Termed insignificant by their seasoned rivals, political mavericks -- the Aam Aadmi Party -- is expected to make an impact in the assembly elections in Delhi in a major way, says the Hindustan Times-C fore survey.
The debutant party is going to dent the traditional vote bank of the
ruling Congress - Dalits and Muslims - as much as it is likely to eat into the vote share of the Bharatiya Janata Party (BJP), the survey shows.
The minorities and the scheduled castes voted for the Congress till the last assembly elections in 2008 when the Bahujan Samaj Party (BSP) managed to corner 14.1% votes from the two communities. Though it won only two seats, its candidates remained the runners-up in five seats. In five more seats, the party secured over 20% votes.
According to the HT survey, the AAP will replace the BSP as a potent third force in Delhi in this election.
"By offering sops such as regularisation of unauthorised colonies, distribution of ownership certificates to resettlement colonies and extension of Lal Dora, the Congress is likely to retain some of its vote share. But AAP has managed to create a formidable support base in unauthorised colonies, slums and lower middle class areas. The majority of its cadre comes from such areas," said Ravi Ranjan, fellow, Developing Countries Research Centre, Delhi University.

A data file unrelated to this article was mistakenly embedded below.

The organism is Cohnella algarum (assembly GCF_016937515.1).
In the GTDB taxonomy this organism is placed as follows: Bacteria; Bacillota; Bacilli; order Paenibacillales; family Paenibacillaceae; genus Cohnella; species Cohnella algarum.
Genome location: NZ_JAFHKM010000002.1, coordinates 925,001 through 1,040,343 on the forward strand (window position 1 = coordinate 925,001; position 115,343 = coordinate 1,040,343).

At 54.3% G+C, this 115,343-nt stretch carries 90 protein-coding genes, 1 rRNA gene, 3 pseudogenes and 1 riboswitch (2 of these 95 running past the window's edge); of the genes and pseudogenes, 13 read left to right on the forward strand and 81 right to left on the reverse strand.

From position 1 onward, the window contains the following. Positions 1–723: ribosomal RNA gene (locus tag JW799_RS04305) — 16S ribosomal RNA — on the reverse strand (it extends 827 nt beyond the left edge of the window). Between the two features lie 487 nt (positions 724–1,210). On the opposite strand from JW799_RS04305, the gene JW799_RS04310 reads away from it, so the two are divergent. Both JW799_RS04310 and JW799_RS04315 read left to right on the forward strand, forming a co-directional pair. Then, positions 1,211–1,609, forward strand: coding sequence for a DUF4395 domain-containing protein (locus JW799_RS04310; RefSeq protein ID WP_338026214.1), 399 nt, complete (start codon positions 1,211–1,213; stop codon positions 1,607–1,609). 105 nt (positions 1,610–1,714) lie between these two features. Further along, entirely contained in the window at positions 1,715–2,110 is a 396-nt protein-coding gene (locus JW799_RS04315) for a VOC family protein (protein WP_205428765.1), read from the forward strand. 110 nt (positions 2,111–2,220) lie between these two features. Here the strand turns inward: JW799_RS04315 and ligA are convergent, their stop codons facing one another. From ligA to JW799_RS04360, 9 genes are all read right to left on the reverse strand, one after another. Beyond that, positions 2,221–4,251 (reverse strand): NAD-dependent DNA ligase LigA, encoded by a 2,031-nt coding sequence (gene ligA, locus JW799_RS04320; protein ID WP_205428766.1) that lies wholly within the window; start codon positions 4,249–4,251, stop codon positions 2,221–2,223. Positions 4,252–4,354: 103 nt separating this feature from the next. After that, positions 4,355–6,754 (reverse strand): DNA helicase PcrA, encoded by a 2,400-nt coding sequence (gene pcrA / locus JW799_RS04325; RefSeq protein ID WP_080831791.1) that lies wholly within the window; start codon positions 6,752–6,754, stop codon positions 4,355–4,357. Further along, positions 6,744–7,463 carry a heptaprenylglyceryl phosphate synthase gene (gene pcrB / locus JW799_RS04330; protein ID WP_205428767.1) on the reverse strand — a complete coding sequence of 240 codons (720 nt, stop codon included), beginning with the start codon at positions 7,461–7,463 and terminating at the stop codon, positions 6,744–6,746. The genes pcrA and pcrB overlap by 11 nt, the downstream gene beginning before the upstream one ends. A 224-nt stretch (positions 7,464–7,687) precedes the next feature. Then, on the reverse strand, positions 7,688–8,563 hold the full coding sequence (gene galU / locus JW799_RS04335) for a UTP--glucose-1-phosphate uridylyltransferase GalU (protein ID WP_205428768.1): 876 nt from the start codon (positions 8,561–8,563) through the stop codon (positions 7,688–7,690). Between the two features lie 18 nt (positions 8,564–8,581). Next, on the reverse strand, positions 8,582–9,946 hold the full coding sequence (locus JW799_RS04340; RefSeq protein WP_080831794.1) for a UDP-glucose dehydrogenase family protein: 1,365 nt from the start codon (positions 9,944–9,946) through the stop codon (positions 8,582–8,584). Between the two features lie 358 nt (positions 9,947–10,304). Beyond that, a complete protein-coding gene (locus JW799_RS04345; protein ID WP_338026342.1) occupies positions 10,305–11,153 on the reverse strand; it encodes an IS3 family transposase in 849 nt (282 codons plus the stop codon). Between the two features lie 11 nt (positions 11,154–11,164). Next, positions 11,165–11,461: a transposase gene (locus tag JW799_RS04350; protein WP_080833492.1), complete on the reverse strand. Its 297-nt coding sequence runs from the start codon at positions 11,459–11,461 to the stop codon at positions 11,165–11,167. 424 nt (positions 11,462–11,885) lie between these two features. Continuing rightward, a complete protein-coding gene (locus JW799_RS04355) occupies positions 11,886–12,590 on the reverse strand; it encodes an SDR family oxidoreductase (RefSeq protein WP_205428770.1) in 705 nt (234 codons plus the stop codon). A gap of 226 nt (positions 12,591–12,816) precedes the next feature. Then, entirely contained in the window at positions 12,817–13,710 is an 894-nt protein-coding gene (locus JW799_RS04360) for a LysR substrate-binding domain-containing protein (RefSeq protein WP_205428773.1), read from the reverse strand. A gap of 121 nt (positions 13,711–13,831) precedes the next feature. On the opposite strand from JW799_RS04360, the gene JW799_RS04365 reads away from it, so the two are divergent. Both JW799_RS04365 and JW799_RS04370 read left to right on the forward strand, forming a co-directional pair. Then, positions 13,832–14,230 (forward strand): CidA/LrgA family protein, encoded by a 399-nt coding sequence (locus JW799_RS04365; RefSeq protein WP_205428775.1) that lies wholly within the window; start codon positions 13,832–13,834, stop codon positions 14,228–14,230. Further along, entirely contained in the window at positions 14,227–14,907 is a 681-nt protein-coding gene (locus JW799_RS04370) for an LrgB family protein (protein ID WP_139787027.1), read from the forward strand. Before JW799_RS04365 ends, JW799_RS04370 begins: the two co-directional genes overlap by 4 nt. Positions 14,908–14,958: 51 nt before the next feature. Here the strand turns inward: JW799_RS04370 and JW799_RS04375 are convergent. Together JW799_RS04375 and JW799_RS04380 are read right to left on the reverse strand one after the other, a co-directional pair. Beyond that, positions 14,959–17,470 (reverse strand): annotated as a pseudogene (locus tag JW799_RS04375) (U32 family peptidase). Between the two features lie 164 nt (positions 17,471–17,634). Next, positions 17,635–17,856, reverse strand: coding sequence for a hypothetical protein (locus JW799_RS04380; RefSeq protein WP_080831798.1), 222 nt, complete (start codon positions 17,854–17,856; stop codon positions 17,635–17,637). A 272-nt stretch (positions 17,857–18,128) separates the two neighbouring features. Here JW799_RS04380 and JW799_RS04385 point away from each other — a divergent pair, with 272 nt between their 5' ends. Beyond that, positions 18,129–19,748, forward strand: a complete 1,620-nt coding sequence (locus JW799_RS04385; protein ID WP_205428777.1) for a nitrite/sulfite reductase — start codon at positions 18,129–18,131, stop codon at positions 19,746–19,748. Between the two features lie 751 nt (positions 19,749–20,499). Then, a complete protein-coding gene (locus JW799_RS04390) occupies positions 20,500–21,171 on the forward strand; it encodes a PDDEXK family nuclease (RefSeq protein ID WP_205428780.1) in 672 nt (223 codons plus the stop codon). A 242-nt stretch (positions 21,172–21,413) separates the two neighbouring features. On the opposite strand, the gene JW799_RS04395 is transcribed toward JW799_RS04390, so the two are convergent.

The survey, which predicts a simple majority for the Congress, shows a growing affinity among Sikh voters towards the party. While the BJP got 46% Sikh votes in 2008, this year its share could go down to just 25%. The Congress' vote share though is expected to increase from 42% to 50%.
The BJP is predicted to lose its traditional support base among the upper caste Hindus and Baniyas to AAP.
"They are those middle class people who are completely disenchanted with the Congress and would have voted for the BJP if AAP was not there," Ranjan said.
The survey reveals that the Congress and the AAP are likely to do better in east and south Delhi where there are more illegal colonies and slums. The BJP will fare better in its strongholds -- west and parts of north Delhi.
Sudha Pai, a professor at Centre for Political Studies, JNU, however, said it was too early to write off the BSP completely. "The BSP was performing well in Delhi. It is true that the BSP is not in power in Uttar Pradesh but it does not mean that its vote share will go down by half (from 14.1% in 2008 to 7% in 2013). We will have to wait and see," Pai said.
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